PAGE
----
Beta Readers

Before sending your work to a professional editor, I highly recommend having at least two people (fellow writers or avid readers) read over your book and let you know what they thought of it. Editors are amazing at fixing grammatical errors, sentence structure, and some will even comment on things like characters or the flow of the story, but you really need to have a few people give an honest opinion of your story to see if the concept works well.

I have had two beta readers go through my work and they have been absolute life savers. They pointed out some considerable flaws like continuity errors (i.e. forgetting one character dyed their hair and mentioning that they had their previous hue – oops!) and there were some significant historical inaccuracies I had missed, despite research. It would have been so embarassing to have my novel out on the market with such errors. Having two writers go over my work was the best decision.

Something to learn about self publishing: There is no rush.

Take the time to edit and tweak your story line until you are absolutely satsified. Then, edit it again. Have a few people do a peer edit after that and then, when everything makes sense and the details are in order, send it over to the editor.

Do you have a certain number of beta readers go over your story before sending it to an editor? Tell me your thoughts on beta readers. 🙂


26 thoughts on “Beta Readers

  1. This is some great advice! I have heard people talk about beta readers, but I wasn’t sure how important they were to the process. Great post!

      1. At the moment Sara I only have two. One who is a writer and one who isn’t lol.

        But, I get my work critiqued at my writing group and writing class. I really need more non-writers though 😉


  2. There is no rush…there is no rush…there is no rush…

    (I’m just going to keep saying this over and over again as I slave over my next book:))

    Thanks for the reminder!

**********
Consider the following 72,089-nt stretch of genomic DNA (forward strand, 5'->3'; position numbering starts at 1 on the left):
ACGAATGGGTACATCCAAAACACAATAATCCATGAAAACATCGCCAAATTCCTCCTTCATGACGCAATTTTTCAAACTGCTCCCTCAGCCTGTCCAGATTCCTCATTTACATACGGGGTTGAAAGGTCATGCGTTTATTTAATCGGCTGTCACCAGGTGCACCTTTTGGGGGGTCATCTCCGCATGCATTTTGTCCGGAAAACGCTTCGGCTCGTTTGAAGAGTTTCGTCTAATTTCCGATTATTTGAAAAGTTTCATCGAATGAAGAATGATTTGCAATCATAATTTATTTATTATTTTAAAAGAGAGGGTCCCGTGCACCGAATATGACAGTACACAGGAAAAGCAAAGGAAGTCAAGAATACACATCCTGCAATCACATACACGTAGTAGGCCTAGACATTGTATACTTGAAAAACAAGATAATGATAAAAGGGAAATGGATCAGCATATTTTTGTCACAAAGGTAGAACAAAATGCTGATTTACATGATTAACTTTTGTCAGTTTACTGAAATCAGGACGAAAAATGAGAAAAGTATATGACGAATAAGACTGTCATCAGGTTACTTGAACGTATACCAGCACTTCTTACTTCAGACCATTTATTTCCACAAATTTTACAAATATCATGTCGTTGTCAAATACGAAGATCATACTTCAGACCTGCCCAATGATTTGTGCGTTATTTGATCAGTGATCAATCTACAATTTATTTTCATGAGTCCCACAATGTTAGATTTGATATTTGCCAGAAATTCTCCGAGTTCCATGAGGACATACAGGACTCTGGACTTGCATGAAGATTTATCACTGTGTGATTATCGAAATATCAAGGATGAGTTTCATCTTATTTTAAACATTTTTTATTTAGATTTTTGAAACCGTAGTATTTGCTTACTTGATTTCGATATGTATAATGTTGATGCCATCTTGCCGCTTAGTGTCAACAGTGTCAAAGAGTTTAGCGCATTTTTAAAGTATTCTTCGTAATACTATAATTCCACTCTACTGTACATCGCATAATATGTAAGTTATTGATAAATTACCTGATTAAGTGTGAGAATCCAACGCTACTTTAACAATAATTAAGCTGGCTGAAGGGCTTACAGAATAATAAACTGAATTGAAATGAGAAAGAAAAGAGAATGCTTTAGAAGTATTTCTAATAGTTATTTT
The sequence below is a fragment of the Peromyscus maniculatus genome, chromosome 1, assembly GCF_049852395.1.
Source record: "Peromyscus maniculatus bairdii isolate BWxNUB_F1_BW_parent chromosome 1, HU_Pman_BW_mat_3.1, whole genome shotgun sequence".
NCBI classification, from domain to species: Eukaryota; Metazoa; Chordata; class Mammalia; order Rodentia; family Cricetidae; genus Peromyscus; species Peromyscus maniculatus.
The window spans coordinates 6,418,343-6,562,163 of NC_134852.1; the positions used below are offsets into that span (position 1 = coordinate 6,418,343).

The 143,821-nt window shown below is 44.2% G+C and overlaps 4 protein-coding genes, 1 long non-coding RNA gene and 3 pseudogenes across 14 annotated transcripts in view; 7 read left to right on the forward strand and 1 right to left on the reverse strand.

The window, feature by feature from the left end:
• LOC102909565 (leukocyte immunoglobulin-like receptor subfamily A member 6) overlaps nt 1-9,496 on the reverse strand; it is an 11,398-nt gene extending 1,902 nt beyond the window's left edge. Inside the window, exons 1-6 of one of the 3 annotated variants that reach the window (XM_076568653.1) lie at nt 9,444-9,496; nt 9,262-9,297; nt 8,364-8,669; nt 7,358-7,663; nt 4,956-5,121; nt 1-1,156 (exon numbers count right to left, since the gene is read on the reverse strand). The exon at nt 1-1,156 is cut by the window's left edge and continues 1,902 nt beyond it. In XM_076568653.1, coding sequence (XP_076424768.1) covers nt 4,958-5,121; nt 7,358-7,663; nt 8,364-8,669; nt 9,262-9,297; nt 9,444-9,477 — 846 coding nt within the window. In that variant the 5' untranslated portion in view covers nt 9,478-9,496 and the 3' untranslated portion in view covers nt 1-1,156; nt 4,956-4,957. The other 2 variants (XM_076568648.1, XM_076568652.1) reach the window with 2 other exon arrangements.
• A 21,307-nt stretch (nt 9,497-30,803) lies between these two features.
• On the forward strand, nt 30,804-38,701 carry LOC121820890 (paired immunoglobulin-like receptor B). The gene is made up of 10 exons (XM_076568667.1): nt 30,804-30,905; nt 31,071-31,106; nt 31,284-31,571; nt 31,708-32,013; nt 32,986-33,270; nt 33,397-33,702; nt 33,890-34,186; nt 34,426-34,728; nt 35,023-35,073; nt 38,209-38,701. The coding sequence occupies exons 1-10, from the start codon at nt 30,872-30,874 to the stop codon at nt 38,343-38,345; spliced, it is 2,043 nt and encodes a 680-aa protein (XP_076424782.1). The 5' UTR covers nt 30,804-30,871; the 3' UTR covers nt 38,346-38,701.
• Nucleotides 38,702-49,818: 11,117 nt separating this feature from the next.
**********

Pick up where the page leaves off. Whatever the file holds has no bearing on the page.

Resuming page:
3. I agree with Vikki. It’s ideal to have both fellow writers and avid readers look over your book. Both types of readers catch continuity errors and typos, but the writers/critique partners usually come to plot and character development with a more critical eye, and will dig in and really critique your writing style if you ask them to. For the “reader” beta readers, I try to find people who have read extensively in my genre, and I ask them general questions about what they liked/didn’t like, if anything felt “off”, etc…

    I love my critique partners and beta readers!!!!

  4. I’ve had several beta readers and their comments were invaluable. Two of the readers made their comments, corrections, finding typos, etc. on hard copy. I spent ALL DAY YESTERDAY making the corrections my sister made. She is a technical writer and BOY, do I have a problem with comma placement. Geez Louise.

  5. I’ve had two family members and one friend read my book. Their input was great, but biased, because they love me. 🙂 I recently swapped MS’s with an aquaintance I met at a writing conference and the result was fanastic. She pointed out so many things I hadn’t considered before, and I feel like my MS is much stronger now.

    Yay to beta readers! So excited about your book, Sara!

  6. Betas: absolute necessity. Took me awhile of snooping around before I figured what people meant by that after hearing it for the first time.

    But then I wondered, “Well then, what’s an Alpha read? Is there such a thing?”

    In a writers group I recently joined I found out, Yes. An Alpha is a more technical review done by some “inner ring” (if you have such a thing) of fellow writers or those with editorial inclination, before going out to Betas for a purely artistic review.

    At least, that’s how this group’s does thing and it was music to my ears when I heard it at my first meeting there.

    All of which reminds me, I owe someone my first two chapters.

    Best wishes

  7. I totally agree. Beta readers are important. I prefer other writers since they usually catch things that others don’t. It’s definitely an important step during the editing process.

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